[accordions title=”” disabled=”false” active=”1″ autoheight=”false” collapsible=”true”] [accordion title=”Taxonomic Details”]
- C3 Sequence (Corryville)
- C5 Sequence (Bull Fork)
Identification in Hand Sample
- General morphology: Cylindrical or subcylindrical burrows, straight to curved
- Branching: None
- Surface ornamentation: May have striations parallel to burrow
- Fill: Infilled; in the Cincinnatian, traces usually occur as isolated tunnels that have been infilled with host sediment
- Lining: None
- Spreiten: None
- Substrate: Soft- to firmground
- Oxygen content: Low-high
- Nutrient content: Moderate-high
- Energy: Low-high
- Behavior: Deposit feeding, dwelling
- Tracemaker: Various invertebrates including worms
- Shallow to deep marine
- Continental (alluvial, lacustrine, eolian)
Planolites from the McMillan Formation of Maysville, Kentucky (OUIP 730)
Holland (UGA Strat Lab, 2013):
- Repichnia (Crawling traces) – “Planolites is an unbranching, unlined burrow filled with sediment that is distinctly different from surrounding sediment. It is distinguished from Palaeophycus, another unbranching horizontal burrow, which is lined and is filled with sediment essentially identical to the surrounding sediment.”
Hasiotis (KU, 2013):
- Description: Simple, unlined, unbranched cylindrical or subcylindrical infilled burrows, straight to gently curved, horizontal to oblique to bedding planes. Burrows may cross-over.
- Interpretation: Deposit feeding, dwelling; marine to continental. Found in alluvial, lacustrine, and eolian settings; various invertebrate burrowing organisms including worms and insects.
- Remarks: Often difficult to distinguish between Palaeophycus, a passively filled burrow, from Planolites, a burrow formed by active backfill that may be of similar size, shape, and orientation (Pemberton and Frey, 1982; Buckman, 1995; Keighley and Pickerill, 1995).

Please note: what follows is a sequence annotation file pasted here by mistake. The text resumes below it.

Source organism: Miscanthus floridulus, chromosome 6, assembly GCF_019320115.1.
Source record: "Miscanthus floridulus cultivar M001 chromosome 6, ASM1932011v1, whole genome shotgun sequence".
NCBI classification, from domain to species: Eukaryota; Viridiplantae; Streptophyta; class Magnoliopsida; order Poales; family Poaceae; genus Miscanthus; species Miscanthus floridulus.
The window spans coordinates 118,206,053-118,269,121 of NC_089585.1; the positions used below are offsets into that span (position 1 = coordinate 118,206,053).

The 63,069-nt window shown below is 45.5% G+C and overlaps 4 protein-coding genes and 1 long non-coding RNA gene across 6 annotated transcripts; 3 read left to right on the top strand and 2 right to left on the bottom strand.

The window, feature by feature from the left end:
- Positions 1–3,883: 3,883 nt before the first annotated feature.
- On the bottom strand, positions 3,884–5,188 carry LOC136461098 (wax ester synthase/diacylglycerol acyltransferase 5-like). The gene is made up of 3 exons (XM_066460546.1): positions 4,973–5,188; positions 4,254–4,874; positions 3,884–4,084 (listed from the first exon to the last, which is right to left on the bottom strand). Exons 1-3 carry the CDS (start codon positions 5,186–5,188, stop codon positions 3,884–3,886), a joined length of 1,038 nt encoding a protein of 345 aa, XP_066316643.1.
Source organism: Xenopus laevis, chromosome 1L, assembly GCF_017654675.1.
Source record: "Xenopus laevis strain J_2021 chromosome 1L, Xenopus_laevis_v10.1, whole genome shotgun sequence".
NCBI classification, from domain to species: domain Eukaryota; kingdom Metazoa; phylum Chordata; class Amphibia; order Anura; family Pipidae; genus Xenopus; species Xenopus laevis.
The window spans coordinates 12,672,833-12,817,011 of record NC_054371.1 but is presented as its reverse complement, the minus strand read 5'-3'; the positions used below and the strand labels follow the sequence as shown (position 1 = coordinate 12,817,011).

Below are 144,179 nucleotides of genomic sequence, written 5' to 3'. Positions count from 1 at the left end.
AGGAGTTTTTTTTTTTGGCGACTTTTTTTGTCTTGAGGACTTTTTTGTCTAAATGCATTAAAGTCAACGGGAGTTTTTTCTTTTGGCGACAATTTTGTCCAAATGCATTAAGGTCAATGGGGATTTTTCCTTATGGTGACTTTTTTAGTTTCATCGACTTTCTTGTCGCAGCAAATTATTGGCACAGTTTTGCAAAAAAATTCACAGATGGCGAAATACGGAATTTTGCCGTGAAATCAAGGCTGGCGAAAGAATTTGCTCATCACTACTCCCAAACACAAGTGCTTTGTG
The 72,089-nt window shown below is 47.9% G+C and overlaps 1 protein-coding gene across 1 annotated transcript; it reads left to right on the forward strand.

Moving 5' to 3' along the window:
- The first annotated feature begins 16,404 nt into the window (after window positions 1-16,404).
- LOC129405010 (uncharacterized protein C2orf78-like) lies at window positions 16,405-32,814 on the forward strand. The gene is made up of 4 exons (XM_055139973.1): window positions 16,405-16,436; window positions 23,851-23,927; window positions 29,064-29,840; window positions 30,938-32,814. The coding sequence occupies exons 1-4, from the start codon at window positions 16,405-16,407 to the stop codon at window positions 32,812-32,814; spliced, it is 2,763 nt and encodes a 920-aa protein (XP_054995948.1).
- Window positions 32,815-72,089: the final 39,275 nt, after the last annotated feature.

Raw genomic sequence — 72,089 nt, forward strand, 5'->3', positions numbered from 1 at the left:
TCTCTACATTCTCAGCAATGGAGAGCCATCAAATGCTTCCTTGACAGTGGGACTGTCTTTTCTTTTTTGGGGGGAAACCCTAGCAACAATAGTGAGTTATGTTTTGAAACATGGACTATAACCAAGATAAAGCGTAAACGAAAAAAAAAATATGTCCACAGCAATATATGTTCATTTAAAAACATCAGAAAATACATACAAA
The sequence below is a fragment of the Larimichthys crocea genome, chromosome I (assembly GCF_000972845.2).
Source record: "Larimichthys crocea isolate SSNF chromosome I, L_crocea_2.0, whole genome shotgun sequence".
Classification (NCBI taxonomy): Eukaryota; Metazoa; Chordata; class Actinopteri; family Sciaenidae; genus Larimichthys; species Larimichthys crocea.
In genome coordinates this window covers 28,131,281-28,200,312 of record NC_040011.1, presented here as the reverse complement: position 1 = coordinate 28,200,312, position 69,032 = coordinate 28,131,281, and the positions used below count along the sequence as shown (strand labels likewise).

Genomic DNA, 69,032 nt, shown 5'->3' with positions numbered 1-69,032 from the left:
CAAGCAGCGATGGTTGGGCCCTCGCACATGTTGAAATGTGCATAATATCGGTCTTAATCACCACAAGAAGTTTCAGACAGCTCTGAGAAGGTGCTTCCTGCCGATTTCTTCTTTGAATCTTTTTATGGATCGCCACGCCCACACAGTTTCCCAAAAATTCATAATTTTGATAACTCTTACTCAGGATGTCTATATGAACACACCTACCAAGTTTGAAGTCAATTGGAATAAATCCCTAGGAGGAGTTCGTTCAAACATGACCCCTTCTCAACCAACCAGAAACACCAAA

Fossils of Ohio (1996):
- Planolites is a more or less horizontal, straight to curved burrow that does not have any apparent lining. It can be confused with Paleophycus, another horizontal to subhorizontal burrow, which does have a distinct lining. Planolites is rarely branched. In theory, differentiating the two genera is straightforward, but in practice, distinguishing them may require detailed study of the composition of each specimen and the matrix surrounding it. To confuse matters even further, the two forms may occur on the same slab. Planolites is common in Silurian rocks of western Ohio. It is also one of the most common Ohio ichnofossils overall, and may be found in many of the Ordovician, Devonian, Mississippian, and Pennsylvanian rocks of Ohio. This ichnofossil was formed by predacious or filter feeding worms.
Treatise on Invertebrate Paleontology, Part W, Miscellanea Supplement 1 (1975):
- Description: “Cylindrical or subcylindrical infilled burrows (diameter up to 15 mm), straight to gently curved, nonbranching; usually more or less horizontal or oblique to bedding planes, penetrating sediment in irregular course and direction, may cross one another.” W. Hantzschel 1975
- Interpretation: Interpreted as filled endichnial burrows (German, “Stopftunnel”); the name Planolites, explicitly established by Nicholson (1873, p. 288) for “burrows filled up with the sand or mud which worm has passed through its alimentary canal”; simple burrows showing transverse annulations (“packing structure,” “back-filling”) have been place in Planolitesby several authors (e.g. Chisholm (1970, p. 24) fir trace fossils from the Carboniferous of Scotland). Planolitesis often difficult to distinguish from morphologically similar PaleophycusHall; for discussion see Osgood (1970, p. 376) (fillings of Paleophycusare generally regarded as apparently not having been passed through the gut of animals); several “species” assigned to Paleophycus, Chondrites, and even Arthrophycus more correctly referable to Planolites; P. rugulosus Reineck, 1955, type species of Scoyenia White; P. opthalmoides Jessen, 1950, type species of Opthalmidium Pfeiffer, 1968 (superfluous name), for discussion of that “species” see Seilacher (1963 p. 84), “guide fossil” for Upper Carboniferous “Augenschiefer” of Westphalia; Precambrian “species” described by Walcott (1899, 1914) were recently interpreted by Cloud (1968 p. 55) as “algal?”